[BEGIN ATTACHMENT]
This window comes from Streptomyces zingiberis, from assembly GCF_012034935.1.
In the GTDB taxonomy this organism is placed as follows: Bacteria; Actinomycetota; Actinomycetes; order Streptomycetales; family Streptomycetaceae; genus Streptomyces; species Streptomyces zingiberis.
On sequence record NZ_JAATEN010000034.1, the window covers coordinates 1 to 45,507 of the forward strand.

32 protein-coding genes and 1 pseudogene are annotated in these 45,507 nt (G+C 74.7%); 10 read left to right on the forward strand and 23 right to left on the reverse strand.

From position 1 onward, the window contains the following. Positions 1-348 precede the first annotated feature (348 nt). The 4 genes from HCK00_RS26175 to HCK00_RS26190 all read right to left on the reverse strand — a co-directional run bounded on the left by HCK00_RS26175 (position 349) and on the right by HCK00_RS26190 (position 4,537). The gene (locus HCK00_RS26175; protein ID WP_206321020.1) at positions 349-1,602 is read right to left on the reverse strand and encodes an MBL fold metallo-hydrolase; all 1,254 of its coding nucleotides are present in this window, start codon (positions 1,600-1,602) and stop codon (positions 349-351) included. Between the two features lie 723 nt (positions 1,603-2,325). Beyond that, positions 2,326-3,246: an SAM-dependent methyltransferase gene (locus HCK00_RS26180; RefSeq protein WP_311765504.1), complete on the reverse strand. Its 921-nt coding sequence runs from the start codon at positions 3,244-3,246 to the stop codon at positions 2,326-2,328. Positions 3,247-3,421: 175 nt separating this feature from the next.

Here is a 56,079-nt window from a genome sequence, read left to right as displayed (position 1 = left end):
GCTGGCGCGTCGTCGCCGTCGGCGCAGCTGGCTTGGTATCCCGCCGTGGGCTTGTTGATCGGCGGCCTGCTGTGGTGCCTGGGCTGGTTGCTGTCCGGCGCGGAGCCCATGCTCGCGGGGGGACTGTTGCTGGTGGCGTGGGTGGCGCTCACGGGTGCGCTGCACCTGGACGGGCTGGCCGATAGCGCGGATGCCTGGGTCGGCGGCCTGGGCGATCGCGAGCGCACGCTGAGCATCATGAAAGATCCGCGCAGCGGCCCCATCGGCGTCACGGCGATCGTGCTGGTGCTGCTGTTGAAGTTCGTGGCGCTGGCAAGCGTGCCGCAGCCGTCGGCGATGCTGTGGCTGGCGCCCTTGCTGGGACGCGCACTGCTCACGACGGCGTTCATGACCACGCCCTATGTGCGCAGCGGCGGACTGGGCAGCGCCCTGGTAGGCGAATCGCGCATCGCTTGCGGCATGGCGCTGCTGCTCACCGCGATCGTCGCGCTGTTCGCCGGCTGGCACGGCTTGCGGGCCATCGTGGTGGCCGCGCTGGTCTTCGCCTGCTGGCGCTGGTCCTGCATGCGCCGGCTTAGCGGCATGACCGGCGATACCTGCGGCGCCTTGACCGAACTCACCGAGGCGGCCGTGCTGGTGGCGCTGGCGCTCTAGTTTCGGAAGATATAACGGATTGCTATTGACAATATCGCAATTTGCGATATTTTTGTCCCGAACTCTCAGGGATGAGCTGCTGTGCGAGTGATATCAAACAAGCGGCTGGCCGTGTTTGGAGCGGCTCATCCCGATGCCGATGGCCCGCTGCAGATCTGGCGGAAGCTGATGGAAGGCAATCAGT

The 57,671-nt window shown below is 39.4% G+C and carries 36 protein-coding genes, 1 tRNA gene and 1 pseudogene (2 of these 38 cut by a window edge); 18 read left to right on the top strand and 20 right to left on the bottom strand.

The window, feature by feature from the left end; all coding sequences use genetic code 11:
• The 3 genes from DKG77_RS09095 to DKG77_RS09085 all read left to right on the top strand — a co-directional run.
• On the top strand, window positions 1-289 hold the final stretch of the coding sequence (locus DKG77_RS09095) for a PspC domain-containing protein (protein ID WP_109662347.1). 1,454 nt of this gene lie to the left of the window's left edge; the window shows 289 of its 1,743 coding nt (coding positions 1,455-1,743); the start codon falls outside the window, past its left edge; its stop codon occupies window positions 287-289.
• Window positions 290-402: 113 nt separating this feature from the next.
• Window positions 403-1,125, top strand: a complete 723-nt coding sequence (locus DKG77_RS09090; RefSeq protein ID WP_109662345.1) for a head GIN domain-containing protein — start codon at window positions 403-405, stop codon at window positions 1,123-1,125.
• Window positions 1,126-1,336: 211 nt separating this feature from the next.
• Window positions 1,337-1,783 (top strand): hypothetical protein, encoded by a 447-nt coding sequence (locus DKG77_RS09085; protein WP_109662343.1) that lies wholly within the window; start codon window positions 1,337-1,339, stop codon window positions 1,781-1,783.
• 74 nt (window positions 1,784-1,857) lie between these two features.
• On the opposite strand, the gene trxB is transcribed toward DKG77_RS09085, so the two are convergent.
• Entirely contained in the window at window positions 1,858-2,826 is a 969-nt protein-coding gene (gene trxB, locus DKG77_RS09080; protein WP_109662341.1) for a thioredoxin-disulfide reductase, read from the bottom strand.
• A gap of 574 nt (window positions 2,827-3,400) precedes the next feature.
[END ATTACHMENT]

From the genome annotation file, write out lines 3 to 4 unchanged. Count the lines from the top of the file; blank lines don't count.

On sequence record NZ_JAATEN010000034.1, the window covers coordinates 1 to 45,507 of the forward strand.

32 protein-coding genes and 1 pseudogene are annotated in these 45,507 nt (G+C 74.7%); 10 read left to right on the forward strand and 23 right to left on the reverse strand.